On June 25, 2014, when Wendy Davis strapped on her hot pink sneakers and headed to the Texas statehouse’s Senate floor, she was just another state senator—if an especially outspoken one. By the time she finally she sat down again, after mounting an epic 13-hour filibuster against a now notorious antiabortion bill, Davis was a feminist icon.
That’s when nation got to know her story—and it’s a remarkable one. A young single mom and college dropout, she worked her way through a two-year paralegal program, got a scholarship to community college, and eventually went on to Harvard Law School. By the time of her 2014 filibuster, she was a rags-to-riches success story.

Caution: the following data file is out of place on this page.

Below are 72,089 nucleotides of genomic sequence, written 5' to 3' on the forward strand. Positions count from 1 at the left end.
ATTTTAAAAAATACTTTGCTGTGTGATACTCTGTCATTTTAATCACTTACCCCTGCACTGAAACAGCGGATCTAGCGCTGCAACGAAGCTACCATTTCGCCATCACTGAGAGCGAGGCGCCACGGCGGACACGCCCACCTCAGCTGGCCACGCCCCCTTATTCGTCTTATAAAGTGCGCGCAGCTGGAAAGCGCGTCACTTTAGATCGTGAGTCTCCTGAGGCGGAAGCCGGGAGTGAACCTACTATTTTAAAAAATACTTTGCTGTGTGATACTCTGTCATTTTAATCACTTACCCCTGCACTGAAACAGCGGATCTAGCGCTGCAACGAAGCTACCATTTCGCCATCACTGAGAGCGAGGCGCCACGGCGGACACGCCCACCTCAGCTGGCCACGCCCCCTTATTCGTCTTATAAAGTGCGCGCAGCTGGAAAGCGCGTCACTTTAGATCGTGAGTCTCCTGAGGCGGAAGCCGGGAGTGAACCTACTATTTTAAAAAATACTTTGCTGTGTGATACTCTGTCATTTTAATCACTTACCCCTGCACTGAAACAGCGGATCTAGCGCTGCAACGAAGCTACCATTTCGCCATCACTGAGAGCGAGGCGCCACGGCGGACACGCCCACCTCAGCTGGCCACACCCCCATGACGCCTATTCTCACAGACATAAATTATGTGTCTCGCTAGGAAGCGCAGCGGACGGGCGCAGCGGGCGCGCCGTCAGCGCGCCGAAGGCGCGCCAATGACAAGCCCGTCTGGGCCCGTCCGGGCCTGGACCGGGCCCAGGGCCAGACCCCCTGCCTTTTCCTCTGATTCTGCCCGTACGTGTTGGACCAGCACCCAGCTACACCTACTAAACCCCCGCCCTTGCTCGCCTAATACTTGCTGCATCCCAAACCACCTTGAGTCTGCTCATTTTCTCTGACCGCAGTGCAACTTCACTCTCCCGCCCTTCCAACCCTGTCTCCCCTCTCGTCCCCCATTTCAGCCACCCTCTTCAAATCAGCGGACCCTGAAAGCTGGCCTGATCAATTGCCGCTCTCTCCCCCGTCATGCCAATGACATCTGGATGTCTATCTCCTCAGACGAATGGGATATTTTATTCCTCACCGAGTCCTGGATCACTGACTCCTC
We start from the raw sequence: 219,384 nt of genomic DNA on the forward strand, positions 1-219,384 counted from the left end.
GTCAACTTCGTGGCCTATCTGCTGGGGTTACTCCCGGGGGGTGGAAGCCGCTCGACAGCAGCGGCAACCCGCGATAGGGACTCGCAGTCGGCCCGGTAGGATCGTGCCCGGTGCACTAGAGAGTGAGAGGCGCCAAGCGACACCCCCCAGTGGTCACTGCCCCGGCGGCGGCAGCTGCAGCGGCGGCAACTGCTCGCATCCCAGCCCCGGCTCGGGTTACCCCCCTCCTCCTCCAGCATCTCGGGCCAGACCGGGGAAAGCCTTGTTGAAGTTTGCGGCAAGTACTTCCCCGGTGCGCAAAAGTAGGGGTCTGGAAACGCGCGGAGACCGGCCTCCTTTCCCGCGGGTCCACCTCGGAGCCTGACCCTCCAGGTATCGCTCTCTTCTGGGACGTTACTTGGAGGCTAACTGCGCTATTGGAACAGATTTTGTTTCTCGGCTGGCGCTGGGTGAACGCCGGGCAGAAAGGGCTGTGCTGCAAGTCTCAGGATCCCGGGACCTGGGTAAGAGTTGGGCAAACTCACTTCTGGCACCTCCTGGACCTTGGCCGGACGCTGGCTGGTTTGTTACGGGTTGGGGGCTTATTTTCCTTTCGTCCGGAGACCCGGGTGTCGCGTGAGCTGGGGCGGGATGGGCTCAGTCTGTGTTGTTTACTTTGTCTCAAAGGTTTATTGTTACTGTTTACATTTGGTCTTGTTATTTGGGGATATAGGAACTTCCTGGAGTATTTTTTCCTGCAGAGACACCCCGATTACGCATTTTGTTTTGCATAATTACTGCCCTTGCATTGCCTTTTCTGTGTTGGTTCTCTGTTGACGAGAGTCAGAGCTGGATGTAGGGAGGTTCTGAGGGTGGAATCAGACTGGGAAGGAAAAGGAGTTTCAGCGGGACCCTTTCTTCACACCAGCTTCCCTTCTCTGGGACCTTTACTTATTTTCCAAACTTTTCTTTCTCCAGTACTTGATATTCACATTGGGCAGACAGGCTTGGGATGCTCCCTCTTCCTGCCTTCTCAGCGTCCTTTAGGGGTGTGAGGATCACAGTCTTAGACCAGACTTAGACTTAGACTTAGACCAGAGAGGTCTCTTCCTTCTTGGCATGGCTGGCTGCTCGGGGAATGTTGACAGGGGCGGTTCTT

Then came a long-shot bid to be governor of Texas, a feat that made Davis the first woman to run for that office in two decades—and she lost. She lost big.